Pfizer Sues Texas Agency Over Leaked Drug Prices
Written by Editor   
Sunday, November 20, 2016 06:10 PM

News Bite: The drug company Pfizer is suing the Texas Health and Human Services Commission for providing Texas legislators with Pfizer's drug pricing data.  Pfizer claims the information could jeopardize their complex and secretive pricing and federal discount programs.


Pfizer has accused the Texas Health and Human Services Commission of violating federal law by handing over the company’s drug pricing information to state legislators, and is suing the agency to ensure the data aren’t leaked again.

So far this year, the Texas agency has allegedly handed over Pfizer’s drug pricing data to two Texas Senate committee heads, stoking Pfizer’s fears that the information could get leaked and jeopardize their complex and secretive pricing and discount programs.  The attorney general stated in a letter that the disclosure was required under Texas law. But Pfizer maintains that it violated federal law by giving legislators confidential information and by failing to tell the company about the disclosure.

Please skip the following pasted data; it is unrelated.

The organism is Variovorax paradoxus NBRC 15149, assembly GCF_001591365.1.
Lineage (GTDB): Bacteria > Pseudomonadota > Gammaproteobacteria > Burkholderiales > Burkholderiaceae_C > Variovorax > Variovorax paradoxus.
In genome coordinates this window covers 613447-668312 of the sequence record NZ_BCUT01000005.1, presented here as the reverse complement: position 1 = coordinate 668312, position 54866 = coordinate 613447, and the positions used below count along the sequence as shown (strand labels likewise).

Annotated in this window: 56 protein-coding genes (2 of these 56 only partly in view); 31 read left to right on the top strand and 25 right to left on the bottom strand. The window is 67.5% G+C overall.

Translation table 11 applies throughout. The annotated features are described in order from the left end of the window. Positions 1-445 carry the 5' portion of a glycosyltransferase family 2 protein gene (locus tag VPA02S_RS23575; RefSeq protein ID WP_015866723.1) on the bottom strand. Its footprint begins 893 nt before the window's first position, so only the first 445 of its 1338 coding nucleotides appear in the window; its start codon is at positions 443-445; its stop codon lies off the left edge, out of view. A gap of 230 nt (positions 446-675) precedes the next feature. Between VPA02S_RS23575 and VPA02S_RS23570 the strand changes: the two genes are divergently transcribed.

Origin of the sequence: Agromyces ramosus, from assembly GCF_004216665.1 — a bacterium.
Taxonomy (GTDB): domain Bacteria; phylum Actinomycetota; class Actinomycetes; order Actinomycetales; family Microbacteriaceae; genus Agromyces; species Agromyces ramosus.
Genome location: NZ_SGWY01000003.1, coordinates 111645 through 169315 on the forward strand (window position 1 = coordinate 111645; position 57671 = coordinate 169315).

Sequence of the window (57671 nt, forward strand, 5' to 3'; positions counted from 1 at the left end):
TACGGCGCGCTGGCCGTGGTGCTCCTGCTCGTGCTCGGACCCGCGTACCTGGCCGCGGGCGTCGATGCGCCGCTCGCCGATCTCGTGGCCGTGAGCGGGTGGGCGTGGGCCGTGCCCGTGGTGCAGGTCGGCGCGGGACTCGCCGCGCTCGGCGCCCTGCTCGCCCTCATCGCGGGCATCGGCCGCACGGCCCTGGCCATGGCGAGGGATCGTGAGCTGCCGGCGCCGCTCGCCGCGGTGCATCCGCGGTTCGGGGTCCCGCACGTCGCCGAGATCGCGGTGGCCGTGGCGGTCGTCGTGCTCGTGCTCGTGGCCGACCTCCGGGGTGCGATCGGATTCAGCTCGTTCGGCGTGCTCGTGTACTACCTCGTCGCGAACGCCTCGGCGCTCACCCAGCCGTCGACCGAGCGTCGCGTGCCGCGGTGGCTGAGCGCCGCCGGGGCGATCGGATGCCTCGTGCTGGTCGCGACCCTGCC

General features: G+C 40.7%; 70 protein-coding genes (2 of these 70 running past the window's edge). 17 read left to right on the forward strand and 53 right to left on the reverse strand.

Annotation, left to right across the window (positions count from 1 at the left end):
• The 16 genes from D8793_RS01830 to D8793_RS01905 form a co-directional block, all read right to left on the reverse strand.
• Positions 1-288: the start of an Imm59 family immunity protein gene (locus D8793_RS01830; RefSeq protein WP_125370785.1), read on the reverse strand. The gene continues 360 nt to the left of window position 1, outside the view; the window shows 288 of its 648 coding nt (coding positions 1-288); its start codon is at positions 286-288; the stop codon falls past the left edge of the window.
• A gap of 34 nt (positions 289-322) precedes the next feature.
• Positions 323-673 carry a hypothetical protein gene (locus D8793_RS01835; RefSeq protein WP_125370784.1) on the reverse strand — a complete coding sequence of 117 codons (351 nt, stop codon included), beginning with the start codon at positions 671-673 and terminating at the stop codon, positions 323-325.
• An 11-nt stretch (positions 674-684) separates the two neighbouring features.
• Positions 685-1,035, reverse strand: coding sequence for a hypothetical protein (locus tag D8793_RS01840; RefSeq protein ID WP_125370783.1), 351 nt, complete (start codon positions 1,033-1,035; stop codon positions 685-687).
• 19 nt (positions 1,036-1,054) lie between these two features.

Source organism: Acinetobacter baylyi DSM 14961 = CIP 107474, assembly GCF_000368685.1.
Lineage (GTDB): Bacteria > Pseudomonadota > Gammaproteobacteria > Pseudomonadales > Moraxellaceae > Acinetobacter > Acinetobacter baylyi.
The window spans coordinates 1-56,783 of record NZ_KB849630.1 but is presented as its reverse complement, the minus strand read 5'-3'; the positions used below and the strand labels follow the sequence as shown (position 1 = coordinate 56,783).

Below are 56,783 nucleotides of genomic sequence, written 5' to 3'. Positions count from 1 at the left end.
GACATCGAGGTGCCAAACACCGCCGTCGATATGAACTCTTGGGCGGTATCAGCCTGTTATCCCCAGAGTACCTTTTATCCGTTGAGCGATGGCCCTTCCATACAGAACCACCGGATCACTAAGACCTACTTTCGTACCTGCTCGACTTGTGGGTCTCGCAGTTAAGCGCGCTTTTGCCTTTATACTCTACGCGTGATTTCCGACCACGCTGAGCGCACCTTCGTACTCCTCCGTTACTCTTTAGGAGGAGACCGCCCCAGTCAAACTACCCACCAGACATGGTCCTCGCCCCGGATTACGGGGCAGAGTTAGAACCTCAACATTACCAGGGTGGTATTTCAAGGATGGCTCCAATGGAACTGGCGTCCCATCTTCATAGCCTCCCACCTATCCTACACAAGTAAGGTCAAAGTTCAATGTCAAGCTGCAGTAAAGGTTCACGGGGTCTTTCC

Pfizer has to give the Texas commission drug price information as part of the state's Medicaid program. But that information, considered a trade secret in the pharmaceutical industry, isn’t supposed to be handed over to legislators, according to federal law. 

The complaint alleges that HHSC initially rebuffed a request for information and offered only de-identified examples of drug prices, to the chair of the Senate’s Health and Human Services Committee, the committee responsible for the state Medicaid program’s budget.  But, with support from the Texas Attorney General, the agency gave more specific information months later when pressed. 

Pharmaceutical companies like Pfizer often give federal health programs cheaper prices on drugs than are available to other programs. Rather than charge set rates to all customers, drugmakers use rebates to come up with individualized prices for larger and small purchasers.

“If public disclosure were to lead to uniform pricing, the low rates that Texas Medicaid enjoys would disappear,” according to the complaint. “Similarly, the purpose of competitive bidding would be defeated.”


Source:  http://www.modernhealthcare.com/article/20161118/NEWS/161119902